This is a personal story of perseverance told not to elevate myself but to show how circumstances can push you to overcome setbacks you may encounter in reaching your goals.   In my case, each career crisis that I faced occurred around the time each of my children was born.  At the time, I looked at each situation separately and did not recognize the coincidence or understand how it helped motivate me.   It is only in hindsight that I was able to connect the dots and realize that I was encouraged to persevere by the desire to succeed for the sake of my children.

In early 1982, as a young lawyer, I found that my law career was not fulfilling enough and I decided that I would start to become more involved in trial work.   There are some lawyers who believe that you do not truly practice law unless you are in a courtroom and I started to feel that way.  By August of 1982, I had worked out an arrangement with a small law firm that primarily did contested divorces and they wanted to expand their personal injury practice.   I rented office space from them and agreed to suspend most of my own practice in order to work as an independent counsel to manage and pursue their personal injury cases, including the trials and appeals, for a percentage of their contingency fees.

Since personal injury cases can take a long time to bring to a conclusion, it took me many months before I started to see any real money from this arrangement.   It was difficult for a while but, eventually, I grew the personal injury practice and increased my income substantially.   As it happened, my sons Matthew and Michael were born in November of 1982.   This was not an ideal time to take such a big chance with the direction of my career.

By the fall of 1984, the small law firm that I was involved with was breaking up and during the winter and spring of 1985 a dispute arose over the personal injury files.  This dispute escalated into a full blown law suit over the control of the files and the money they would produce.   Since I was not the attorney of record, I did not have any direct legal rights to the files and was forced to also sue in order to assert my claim on the money generated from my work.  There is nothing more explosive than when lawyers are suing each other over money.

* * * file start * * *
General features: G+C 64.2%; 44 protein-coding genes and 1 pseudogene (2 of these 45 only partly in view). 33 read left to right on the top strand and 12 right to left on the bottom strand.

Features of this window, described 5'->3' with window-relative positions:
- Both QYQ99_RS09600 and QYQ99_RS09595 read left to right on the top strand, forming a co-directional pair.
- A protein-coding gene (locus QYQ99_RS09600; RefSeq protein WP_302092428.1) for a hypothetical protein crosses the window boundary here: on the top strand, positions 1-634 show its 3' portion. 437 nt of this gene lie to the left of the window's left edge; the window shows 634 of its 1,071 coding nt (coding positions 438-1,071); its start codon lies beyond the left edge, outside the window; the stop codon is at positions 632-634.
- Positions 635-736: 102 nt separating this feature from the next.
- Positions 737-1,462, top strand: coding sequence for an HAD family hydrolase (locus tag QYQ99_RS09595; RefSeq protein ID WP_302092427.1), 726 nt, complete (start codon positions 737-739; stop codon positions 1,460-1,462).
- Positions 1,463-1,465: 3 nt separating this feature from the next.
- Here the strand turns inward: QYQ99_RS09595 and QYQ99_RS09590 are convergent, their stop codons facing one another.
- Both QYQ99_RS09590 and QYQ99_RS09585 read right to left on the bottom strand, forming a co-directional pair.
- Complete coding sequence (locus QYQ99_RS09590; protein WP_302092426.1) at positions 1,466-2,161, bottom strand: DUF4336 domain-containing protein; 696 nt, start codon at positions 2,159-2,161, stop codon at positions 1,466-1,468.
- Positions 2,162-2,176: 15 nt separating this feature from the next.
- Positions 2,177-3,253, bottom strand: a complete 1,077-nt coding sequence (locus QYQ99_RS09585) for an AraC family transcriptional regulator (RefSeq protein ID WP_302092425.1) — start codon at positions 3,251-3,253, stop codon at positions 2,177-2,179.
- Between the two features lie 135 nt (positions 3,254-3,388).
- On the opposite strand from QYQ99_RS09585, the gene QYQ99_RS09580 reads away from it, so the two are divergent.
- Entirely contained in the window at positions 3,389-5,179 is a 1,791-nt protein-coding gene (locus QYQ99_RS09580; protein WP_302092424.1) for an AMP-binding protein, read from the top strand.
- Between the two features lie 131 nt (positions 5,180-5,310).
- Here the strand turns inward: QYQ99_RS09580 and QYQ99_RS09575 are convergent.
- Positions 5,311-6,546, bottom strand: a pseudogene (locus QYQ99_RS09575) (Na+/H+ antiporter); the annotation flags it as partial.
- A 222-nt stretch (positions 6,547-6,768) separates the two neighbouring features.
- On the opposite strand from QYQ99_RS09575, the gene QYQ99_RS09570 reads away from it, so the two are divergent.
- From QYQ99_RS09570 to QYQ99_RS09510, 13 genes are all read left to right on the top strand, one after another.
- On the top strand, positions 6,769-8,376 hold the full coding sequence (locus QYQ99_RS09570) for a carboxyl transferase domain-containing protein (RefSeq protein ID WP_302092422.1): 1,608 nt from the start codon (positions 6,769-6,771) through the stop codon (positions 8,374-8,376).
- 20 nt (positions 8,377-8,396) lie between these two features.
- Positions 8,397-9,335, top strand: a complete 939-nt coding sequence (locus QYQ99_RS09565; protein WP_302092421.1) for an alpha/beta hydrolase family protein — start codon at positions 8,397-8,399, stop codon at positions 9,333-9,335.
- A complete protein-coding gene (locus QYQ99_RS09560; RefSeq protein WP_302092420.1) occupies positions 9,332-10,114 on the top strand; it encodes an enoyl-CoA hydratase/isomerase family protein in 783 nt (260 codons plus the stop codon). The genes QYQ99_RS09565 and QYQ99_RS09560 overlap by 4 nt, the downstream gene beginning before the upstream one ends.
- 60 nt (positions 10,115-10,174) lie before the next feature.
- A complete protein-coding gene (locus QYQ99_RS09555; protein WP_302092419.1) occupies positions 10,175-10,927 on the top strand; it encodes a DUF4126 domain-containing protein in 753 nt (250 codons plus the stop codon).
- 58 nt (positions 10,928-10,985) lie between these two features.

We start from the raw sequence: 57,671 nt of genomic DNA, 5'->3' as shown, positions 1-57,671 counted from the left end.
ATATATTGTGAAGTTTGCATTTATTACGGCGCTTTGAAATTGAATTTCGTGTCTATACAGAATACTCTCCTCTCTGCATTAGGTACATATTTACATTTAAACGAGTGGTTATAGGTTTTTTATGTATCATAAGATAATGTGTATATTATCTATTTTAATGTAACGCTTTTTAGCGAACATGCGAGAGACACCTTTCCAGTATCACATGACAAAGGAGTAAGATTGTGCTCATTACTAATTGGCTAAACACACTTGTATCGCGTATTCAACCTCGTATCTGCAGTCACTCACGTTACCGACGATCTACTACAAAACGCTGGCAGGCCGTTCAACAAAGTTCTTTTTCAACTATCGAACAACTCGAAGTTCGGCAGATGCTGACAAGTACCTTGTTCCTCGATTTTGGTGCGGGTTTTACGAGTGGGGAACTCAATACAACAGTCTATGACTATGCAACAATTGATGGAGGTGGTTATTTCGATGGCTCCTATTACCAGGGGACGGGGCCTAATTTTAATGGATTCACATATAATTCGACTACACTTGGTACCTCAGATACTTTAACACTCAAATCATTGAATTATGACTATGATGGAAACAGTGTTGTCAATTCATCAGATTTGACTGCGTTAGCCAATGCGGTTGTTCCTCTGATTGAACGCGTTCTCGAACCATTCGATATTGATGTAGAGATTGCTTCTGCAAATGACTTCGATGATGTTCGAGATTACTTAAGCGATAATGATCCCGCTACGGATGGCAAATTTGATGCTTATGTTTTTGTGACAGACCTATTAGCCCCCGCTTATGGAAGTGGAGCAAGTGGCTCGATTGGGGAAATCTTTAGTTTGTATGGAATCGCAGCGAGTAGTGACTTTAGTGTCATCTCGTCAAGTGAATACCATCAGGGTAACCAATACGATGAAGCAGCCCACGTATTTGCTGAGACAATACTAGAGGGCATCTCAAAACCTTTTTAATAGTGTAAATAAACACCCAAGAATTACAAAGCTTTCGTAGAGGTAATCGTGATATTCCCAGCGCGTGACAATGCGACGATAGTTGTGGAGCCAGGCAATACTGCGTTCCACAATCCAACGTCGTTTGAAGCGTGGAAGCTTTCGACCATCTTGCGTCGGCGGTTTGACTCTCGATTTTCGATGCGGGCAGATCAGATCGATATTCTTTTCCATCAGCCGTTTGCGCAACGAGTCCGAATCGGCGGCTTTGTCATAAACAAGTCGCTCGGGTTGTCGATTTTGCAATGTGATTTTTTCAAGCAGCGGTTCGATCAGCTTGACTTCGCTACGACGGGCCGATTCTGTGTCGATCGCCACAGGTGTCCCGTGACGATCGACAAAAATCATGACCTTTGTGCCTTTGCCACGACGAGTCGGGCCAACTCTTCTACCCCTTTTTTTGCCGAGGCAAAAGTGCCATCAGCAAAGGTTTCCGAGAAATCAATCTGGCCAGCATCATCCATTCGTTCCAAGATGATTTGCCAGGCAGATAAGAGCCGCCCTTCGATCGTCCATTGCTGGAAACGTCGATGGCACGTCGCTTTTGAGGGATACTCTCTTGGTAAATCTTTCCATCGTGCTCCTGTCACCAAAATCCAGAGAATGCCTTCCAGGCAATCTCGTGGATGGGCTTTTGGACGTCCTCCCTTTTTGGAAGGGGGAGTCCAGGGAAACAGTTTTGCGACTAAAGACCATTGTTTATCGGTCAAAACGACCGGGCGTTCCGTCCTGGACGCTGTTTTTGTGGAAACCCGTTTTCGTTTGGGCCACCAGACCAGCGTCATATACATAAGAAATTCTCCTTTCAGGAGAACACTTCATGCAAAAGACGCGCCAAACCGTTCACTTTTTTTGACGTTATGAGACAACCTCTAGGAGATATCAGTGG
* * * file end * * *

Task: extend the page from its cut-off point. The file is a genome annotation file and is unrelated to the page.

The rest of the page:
Needless to say, I had to leave and open a new office.   To make matters worse, I had to leave all of the files behind and the money from the files I had worked on was now tied up in court and not available to me.   By that time, almost my entire practice had been devoted to those files, and now I had to start over with few clients and little prospects of any money until I could build up my practice.   Fortunately, some of the former clients ultimately brought their files to me and retained me directly.   It took a long time to bring my practice back to the level of income I had enjoyed and, eventually, I surpassed the success I had attained while working with the other firm.   As it happened, my son Joseph was born in May, 1985.   This was not an ideal time to have to start my career over again.

In January 1989, I bought into a large office building that my brother was renovating for USFSB.   The renovated building included a floor of professional offices.    In the fall of 1989, I decided to move my office to this building.   Since this building was in a different city than where I practiced law, I saw a large and unexpected drop in my business.   It took me well over a year to establish myself in this new community and build my practice back up to its former success.   As it happened, my daughter Julia was born in January, 1990.  This was not an ideal time to suffer such a career setback.

In each case, perseverance and, I believe, the fact that my children needed me to succeed helped me focus on my goal to prosper as a self-employed attorney.